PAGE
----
The restoration of The Cavalier Hotel in Virginia Beach is costing $20 million more than anticipated and taking more time to complete, according to a letter from Bruce Thompson, manager of Cavalier Associates LLC, which is developing the property. The company is spending more than $200 million on the Cavalier property. Thompson did not ask the city for additional money and said that he and his partners plan to honor their commitment to restore the 89-year-old hotel and develop the adjacent properties. The anticipated opening date is next April. (The Virginian-Pilot)
Dollar Tree Inc. announced the former CEO of Family Dollar has resigned from the Chesapeake company’s board of directors. Dollar Tree said Howard R. Levine resigned April 19, adding there were no disagreements between Levine and the company. Dollar Tree acquired Family Dollar and its more than 8,200 stores last year in a deal worth $9.2 billion. Levine stepped down as CEO of Family Dollar in January. (The Virginian-Pilot)
Endurance IT Services, which has offices in Virginia Beach and Newport News, acquired the information technology support team of Virginia Beach-based Doran Consulting Technology Group. Endurance specializes in managed services and IT infrastructure. Doran will continue to offer web, data and SharePoint services as well as project management. (Daily Press)
A small cidery in Highland County received nods at the Great Lakes International Cider and Perry Competition in April. The contest awarded Big Fish Cider Co. a Best-in-Class award, which marks the first time in the competition’s 11-year history that a Virginia cidery has earned that distinction. The cidery received four medals in the competition, which drew 1,003 entries. (The News Leader)
Eight finalists competed for $21,000 in startup money in April as part of a new program called Grow Waynesboro. Three local business projects received funding — Ula Tortilla ($8,000). The Faded Poppy ($7,000) and Make Waynesboro ($6,000). Grow Waynesboro seeks to find, fund and support startups in the area. (The News Leader)
The city of Harrisonburg, James Madison University, and dpM Partners are collaborating on the Hotel Madison & Shenandoah Valley Conference Center, which will be located on the southern end of downtown Harrisonburg, on the edge of JMU’s campus. The 235-room boutique hotel is slated to open in fall 2017. The $36 million hotel will be privately owned and operated by dpM Partners. (News release)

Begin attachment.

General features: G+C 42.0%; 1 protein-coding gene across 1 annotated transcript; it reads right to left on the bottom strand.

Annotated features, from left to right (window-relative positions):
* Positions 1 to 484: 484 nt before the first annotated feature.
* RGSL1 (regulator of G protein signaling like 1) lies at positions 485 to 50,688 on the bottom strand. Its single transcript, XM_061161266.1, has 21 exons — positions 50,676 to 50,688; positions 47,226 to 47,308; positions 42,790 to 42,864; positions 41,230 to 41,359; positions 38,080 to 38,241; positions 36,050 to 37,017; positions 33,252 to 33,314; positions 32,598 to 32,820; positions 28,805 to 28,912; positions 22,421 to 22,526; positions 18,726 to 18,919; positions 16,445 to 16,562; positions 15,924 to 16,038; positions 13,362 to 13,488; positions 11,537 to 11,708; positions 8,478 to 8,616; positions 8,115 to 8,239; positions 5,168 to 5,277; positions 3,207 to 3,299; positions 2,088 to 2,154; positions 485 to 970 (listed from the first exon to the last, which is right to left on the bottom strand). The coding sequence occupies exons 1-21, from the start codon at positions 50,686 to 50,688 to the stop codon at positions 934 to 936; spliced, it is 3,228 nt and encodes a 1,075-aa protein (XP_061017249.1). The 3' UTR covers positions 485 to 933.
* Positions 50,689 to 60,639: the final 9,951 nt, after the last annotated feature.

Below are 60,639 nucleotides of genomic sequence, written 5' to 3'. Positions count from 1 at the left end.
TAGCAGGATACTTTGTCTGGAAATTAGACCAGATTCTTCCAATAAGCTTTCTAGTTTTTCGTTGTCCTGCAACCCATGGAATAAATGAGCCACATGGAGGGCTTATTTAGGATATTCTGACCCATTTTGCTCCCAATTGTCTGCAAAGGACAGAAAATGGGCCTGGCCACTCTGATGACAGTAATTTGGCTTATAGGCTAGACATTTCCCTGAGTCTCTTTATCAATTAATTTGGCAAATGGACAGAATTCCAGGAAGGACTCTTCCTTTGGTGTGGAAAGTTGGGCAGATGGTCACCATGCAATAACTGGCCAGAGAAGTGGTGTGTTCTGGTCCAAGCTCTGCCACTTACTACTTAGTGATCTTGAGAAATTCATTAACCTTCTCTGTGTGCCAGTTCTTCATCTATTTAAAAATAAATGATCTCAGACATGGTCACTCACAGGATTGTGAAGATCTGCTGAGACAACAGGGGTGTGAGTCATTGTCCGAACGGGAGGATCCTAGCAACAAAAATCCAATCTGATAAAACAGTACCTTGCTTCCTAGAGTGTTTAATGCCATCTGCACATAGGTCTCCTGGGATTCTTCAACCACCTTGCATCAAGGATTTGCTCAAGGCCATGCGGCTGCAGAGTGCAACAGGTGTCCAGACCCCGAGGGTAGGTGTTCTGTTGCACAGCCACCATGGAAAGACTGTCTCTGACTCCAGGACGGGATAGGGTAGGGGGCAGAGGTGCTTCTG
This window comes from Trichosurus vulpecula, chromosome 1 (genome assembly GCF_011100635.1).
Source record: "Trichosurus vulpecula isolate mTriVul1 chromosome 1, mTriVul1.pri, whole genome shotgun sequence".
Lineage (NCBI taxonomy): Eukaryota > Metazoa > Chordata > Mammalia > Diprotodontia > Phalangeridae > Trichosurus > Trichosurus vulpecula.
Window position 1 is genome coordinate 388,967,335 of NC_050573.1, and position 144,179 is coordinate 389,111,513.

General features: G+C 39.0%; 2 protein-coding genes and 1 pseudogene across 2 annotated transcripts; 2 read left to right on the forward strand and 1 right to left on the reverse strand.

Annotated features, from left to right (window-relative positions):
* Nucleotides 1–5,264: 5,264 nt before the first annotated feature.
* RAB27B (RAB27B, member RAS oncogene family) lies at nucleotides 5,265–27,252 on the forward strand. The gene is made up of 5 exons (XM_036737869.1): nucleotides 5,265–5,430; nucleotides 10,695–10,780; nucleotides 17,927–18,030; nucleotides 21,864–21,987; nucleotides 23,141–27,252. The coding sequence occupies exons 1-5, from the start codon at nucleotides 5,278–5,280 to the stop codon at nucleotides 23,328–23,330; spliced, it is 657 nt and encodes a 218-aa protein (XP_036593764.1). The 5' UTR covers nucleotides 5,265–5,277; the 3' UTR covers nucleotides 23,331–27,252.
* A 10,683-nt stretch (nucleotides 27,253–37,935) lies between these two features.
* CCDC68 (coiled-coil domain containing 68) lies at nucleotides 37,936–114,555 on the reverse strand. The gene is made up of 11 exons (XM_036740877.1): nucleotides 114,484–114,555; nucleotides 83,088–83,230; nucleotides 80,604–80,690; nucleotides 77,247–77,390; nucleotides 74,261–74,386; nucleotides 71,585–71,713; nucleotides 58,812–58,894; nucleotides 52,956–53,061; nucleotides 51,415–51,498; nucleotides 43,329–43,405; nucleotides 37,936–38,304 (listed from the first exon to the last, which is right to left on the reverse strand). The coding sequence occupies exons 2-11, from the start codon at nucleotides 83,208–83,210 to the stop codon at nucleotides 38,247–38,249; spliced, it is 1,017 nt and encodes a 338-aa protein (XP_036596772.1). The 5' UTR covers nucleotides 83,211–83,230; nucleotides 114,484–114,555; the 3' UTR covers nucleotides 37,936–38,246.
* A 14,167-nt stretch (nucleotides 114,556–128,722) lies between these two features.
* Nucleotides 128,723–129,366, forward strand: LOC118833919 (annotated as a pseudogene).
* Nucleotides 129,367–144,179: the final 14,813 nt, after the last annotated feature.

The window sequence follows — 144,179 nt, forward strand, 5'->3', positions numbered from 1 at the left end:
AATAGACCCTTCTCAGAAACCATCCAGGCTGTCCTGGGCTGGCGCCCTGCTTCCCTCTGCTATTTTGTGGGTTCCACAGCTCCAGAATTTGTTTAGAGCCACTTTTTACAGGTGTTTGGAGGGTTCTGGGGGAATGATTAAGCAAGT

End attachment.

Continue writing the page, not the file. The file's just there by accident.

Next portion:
Edinburg-based Shenandoah Telecommunications Co. (Shentel) has completed its acquisition of Waynesboro-based NTELOS Holding Corp. The deal, announced in August, will more than double Shentel’s wireless customer base. (VirginiaBusiness.com)
Augusta Health’s Wal-Mart Convenient Care Clinics in Waynesboro and Staunton have closed. During the past five years, Augusta Health has opened Urgent Care Centers in Staunton, Waynesboro, Stuarts Draft and Weyers Cave. During that time, patient traffic at the Wal-Mart-based clinics has significantly declined. (The News Leader)
Dominion Virginia Power’s Brunswick Power Station began producing electricity in April. The 1,358-megawatt natural gas plant is expected to generate enough power for 325,000 homes. The company said the power plant was needed to meet growing demand and to replace electricity from older, coal-fired plants. The plant will have 43 employees with an annual payroll of $7.5 million. The station will pay about $4 million a year in local property taxes until 2017 and up to $5 million annually beyond that year. (VirginiaBusiness.com)
Nationwide Custom Homes is expanding production at its Martinsville manufacturing operations, creating 59 jobs. Nationwide President Andy Miller said the $986,342 project involves renovating one of its four plants at its Rives Road site to extend its production line. Nationwide produces modular housing for the single and multifamily residential markets. It also serves commercial markets, producing apartments, hotels, student housing and rental cottages. It is an operating division of Palm Harbor Homes, which is part of the Phoenix-based Cavco family of manufacturers. (VirginiaBusiness.com)
URW Credit Union held a ribbon-cutting and grand-opening ceremony in April at its new South Boston location on Halifax Road. According to URW’s website, members of the United Rubber Workers Local 831 Labor Union started the credit union in 1970. URW also has branches in Danville and Chatham. (The Gazette-Virginian)
Virginia’s Department of Labor and Industry has issued three citations and recommended a fine of nearly $17,000 for violations it deemed serious at the Goodyear Tire and Rubber Co. in Danville after the death of an employee at the plant last summer. Since then, two other plant employees have died on the job, and a third suffered second-degree burns in an accident. According to Jennifer Rose, safety director for the Virginia Occupational Safety and Health Compliance Program, Goodyear is contesting the citations, so the case remains open. (VirginiaBusiness.com)
Developers of the proposed Atlantic Coast Pipeline anticipate delaying the start of construction of the $5.1 billion project until summer 2017. The pipeline would be about 600 miles long, beginning in West Virginia and terminating in North Carolina. Its route in Virginia would pass through 14 counties and cities. (The Roanoke Times)
The Roanoke nonprofit Local Environmental Agriculture Project has opened The Kitchen in the city’s West End neighborhood. The Kitchen is designed to support development of small, food-related businesses. (The Roanoke Times)